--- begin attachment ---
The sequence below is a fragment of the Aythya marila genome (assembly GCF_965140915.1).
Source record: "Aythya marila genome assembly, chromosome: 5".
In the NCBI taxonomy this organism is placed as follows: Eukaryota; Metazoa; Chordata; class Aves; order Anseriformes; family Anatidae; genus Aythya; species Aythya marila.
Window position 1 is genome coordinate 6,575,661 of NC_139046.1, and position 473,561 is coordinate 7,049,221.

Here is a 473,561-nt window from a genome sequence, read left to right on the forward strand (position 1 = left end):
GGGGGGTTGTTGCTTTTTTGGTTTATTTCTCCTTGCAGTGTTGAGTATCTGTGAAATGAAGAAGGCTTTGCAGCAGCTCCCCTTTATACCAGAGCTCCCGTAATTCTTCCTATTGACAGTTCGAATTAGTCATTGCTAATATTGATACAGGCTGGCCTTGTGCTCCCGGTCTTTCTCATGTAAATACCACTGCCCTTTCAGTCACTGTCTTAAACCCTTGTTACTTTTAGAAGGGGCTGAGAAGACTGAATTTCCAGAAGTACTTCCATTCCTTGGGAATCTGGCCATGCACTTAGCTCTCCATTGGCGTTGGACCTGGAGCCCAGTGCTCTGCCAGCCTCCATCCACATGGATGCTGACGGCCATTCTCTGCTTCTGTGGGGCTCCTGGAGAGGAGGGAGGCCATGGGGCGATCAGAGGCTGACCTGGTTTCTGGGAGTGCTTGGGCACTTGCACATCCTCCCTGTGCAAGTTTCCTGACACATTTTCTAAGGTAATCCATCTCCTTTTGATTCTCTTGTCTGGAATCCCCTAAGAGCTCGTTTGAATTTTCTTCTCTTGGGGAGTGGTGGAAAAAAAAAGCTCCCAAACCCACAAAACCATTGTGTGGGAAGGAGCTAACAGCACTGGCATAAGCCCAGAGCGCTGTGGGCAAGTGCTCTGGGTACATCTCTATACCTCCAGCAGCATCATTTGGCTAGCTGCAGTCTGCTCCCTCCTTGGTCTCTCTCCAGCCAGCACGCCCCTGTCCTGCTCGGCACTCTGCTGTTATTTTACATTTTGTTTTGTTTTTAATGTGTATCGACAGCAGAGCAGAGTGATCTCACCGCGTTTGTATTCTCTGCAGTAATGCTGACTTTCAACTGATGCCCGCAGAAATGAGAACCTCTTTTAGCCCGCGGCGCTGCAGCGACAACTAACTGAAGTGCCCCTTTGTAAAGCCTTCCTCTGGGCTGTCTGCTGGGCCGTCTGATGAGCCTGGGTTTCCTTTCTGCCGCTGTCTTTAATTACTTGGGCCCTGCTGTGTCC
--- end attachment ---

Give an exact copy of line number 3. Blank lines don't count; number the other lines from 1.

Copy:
In the NCBI taxonomy this organism is placed as follows: Eukaryota; Metazoa; Chordata; class Aves; order Anseriformes; family Anatidae; genus Aythya; species Aythya marila.